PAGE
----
The Dollar Tree has been adding a lot of great wooden forms to their stock lately. Basic wooden forms and cutouts are great for a variety of projects, like our Haunted house centerpiece from Halloween and when I saw some snowflake cutouts with their Christmas decor I knew I had to use them! Taking advantage of cheap craft supplies like this means you can create some truly spectacular and unique seasonal decor for a really reasonable price! Even better, it allows you to try this like this dollar store pour painting experiment without stressing about how it will turn out. If it goes wrong you’re not out by much and when it goes right, you can bag about how creative and frugal you are!
Christmas Dollar Store Pour Painting
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Pour painting is something that I have dabbled with in the past. My first attempts at pour painting were part of a try something new post last spring and I found the idea behind it to be both fun and widely accessible to anyone with a willingness to get messy! This time around, however, I wanted to see the type of results I could get using supplies from the Dollar Tree. Because the only thing better then a fun and easy to do craft is a fun, easy and cheap craft!
Pour Painting Supplies – From The Dollar Tree
- Canvas, wooden form or another suitable base for your painting.
- Elmers Glue
- Wooden Stir Sticks (popsicles sticks or dowels will work fine)
- Tempura, Arcylic or Poster Paint. (I used mostly tempura, even found some great silver with glitter in it along with some poster paint so that I could have a second shade of blue)
- Red Solo Cups (Or anything to mix your paint in)
Supplies From Home
- Plastic sheeting or trash bag to protect your workspace.
- A large tray to help contain the excess paint
- Completely Optional – Kitchen torch or heat gun.
Dollar Store Pour Painting – Instructions
Prepare Your Workspace & Paint
Since pour painting can be a very messy project I highly suggest that your first step is laying down some plastic. Since the wooden snowflakes I was using as a base were not very big I simply laid a trash bag over the top of a large cookie tray. The cookie tray keeps the extra paint from running off the sides of the trash bag and the trash bag keeps the paint off my tray and table. Set your canvas or wooden cutout in the center of your tray using an extra red solo cup to hold it up so the paint can flow off the edges
Once you have a workspace set up it’s time to mix your paints! Pour each color into its own cup and add a few squeezes of Elmer’s glue to the top. Stir the paint and glue together until it is well mixed, the mixture will likely be fairly thick which is why we are going to add some water. Add small amounts of water at a time, mixing it as you go. Continue to add the water until the paint is thinner and runs off the stir rod pretty easily. You want your paint to move pretty freely across your canvas, otherwise, you’re going to be sitting there forever as it crawls across like molasses. Slow-moving paint is far less fun. If you feel like you have thinned your paint too much you can thicken it again by either adding more paint or more glue.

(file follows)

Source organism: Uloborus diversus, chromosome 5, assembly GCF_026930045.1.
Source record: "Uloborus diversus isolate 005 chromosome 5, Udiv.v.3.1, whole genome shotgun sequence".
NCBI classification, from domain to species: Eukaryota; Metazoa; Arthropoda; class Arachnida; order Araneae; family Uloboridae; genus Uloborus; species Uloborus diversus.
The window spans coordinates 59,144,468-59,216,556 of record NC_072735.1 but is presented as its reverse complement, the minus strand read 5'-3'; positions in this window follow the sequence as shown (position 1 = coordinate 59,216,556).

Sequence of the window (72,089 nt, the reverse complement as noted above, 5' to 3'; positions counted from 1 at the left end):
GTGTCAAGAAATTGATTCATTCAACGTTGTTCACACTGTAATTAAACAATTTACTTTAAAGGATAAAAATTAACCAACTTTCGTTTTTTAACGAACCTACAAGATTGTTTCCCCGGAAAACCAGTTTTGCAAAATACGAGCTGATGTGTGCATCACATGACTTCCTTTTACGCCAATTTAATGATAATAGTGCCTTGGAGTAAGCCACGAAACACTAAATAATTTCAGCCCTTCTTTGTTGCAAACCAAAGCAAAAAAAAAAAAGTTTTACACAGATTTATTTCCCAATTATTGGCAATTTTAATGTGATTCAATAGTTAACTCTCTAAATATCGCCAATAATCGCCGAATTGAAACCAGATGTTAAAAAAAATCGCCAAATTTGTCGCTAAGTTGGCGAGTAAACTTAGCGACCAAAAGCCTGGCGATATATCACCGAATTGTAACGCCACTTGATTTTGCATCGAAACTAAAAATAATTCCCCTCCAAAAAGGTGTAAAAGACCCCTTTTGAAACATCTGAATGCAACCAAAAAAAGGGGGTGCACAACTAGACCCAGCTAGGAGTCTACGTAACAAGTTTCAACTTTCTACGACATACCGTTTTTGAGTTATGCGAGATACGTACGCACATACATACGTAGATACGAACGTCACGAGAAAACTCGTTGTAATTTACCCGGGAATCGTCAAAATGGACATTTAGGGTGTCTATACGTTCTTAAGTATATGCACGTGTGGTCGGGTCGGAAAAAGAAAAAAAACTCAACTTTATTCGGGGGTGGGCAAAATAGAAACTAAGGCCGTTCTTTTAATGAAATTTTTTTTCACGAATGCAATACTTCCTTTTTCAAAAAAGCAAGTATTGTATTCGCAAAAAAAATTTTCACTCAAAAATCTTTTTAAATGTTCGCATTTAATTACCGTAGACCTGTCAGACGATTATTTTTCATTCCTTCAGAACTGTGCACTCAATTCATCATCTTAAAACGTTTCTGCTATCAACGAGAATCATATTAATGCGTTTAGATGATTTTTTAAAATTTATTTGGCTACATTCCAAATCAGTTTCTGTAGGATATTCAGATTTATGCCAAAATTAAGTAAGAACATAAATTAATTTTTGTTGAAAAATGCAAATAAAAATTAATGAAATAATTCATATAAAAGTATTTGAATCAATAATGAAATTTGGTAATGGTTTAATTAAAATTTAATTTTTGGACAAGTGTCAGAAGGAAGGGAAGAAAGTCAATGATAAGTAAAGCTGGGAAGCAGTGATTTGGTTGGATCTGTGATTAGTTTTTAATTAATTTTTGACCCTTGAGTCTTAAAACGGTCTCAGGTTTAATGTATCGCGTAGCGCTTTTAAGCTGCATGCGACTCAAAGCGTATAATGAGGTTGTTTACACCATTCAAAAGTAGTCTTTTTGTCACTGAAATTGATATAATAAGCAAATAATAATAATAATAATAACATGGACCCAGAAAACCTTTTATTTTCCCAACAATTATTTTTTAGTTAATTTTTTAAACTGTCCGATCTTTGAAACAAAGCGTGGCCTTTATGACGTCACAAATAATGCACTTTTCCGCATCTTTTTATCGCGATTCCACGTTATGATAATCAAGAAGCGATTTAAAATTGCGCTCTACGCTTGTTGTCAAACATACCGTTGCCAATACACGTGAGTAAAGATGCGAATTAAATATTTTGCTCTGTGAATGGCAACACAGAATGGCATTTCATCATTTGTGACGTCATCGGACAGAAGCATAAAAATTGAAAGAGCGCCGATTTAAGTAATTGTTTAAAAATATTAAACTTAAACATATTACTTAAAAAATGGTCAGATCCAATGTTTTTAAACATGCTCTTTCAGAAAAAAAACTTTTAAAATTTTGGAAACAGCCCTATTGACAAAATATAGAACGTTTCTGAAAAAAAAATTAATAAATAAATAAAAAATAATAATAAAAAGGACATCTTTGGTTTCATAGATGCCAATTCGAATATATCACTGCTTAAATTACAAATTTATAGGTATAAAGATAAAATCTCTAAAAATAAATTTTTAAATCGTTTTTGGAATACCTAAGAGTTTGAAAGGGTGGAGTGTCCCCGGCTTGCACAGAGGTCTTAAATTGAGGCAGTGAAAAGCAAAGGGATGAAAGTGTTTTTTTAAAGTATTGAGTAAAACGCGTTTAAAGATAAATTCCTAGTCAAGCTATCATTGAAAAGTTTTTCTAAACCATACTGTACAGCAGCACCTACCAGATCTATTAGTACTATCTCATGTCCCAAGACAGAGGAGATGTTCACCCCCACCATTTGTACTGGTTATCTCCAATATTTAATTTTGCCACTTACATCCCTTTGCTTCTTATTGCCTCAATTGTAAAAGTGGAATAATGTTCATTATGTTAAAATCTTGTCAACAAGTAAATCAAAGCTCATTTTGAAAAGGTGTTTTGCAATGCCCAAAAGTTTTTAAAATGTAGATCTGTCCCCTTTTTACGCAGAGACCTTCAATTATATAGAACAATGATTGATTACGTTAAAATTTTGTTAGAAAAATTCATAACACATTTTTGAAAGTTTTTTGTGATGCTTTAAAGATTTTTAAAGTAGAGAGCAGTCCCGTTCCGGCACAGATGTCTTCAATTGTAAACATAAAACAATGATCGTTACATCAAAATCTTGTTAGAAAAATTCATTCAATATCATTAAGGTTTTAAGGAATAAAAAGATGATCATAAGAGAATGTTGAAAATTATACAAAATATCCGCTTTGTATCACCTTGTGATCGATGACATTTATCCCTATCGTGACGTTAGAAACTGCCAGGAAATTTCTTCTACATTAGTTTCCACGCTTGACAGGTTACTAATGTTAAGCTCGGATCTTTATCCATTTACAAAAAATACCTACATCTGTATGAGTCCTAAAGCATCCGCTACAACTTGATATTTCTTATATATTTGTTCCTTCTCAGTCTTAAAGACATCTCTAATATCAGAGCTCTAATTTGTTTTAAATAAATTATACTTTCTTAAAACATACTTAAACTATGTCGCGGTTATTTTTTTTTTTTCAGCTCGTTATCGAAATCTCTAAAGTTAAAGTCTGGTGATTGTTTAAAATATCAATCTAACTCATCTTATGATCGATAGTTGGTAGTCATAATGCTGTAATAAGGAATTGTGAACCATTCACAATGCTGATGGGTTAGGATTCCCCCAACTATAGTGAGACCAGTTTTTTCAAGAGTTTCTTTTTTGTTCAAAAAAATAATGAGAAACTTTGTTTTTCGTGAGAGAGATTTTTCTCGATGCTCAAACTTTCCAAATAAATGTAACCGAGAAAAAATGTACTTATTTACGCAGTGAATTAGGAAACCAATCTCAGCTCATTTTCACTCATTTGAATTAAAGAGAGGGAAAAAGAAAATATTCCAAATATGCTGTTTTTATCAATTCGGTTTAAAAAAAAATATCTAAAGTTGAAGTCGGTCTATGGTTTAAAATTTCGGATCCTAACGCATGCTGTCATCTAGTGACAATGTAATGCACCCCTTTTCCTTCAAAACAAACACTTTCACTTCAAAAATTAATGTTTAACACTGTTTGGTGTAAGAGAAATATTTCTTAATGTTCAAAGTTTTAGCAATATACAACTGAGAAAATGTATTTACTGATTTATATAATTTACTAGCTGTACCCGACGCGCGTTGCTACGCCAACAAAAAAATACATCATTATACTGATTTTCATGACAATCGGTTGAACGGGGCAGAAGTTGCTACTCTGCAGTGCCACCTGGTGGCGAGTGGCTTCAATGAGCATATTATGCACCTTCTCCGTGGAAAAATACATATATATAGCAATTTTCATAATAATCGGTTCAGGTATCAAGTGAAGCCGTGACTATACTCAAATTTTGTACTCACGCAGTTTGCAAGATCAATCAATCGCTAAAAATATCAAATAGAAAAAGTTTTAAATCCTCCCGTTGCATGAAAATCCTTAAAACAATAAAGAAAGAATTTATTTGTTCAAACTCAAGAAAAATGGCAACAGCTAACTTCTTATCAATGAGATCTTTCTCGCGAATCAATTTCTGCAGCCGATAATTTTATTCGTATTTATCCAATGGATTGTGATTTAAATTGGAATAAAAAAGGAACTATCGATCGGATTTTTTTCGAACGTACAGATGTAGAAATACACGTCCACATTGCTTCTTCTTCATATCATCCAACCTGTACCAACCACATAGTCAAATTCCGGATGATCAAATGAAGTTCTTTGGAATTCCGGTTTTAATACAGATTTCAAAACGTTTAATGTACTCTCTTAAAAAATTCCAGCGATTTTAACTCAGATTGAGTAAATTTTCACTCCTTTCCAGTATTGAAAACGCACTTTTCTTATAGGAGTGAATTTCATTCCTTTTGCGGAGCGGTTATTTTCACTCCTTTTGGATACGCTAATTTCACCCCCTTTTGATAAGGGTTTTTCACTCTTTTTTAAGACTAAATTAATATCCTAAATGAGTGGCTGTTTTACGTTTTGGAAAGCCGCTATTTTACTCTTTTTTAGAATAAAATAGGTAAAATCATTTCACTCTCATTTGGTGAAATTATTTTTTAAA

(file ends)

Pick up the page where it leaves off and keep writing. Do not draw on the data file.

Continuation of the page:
Once you have your individual colors mixed its time to combine them into your pour cup. Pour small amounts of each color once at a time into a single cup. Vary the amounts you pour, the order you pour it in and don’t be afraid to add little drops, make lines, whatever you feel like! Use a good bit of paint – having too much paint is preferable to not having enough!
Pour Your Paint
For this project, I choose to use a dirty pour method of pour painting. When I have tried pour painting before, I found this method gave the results I liked best and it’s actually the easiest method which makes it a winner in my book! Take your cup of mixed paint colors and pour it into the center of the canvas. Feel free to use random motions. A Dirty Pour is literally just pouring the paint onto the canvas!
Allow the puddle to spread for a few moments and then tip your forms slightly so that the paint starts to flow towards the edges. Tip your canvas in various directions until the entire form is covered and then set it aside to dry!
If you happen to have one available you can also use a kitchen torch or heat gun to for a few seconds on the still wet canvas. Doing this is supposed to encourage cell development however I noticed only a tiny amount of difference doing this so it’s by no means needed. You can see a comparison below, one I used a heat gun the other I did not and you can’t really tell the difference! Heat guns might make more of a difference if you added oils like the treadmill lubricant I used in my previous attempts.
Allow your paint to dry for at least 24 hours before displaying them!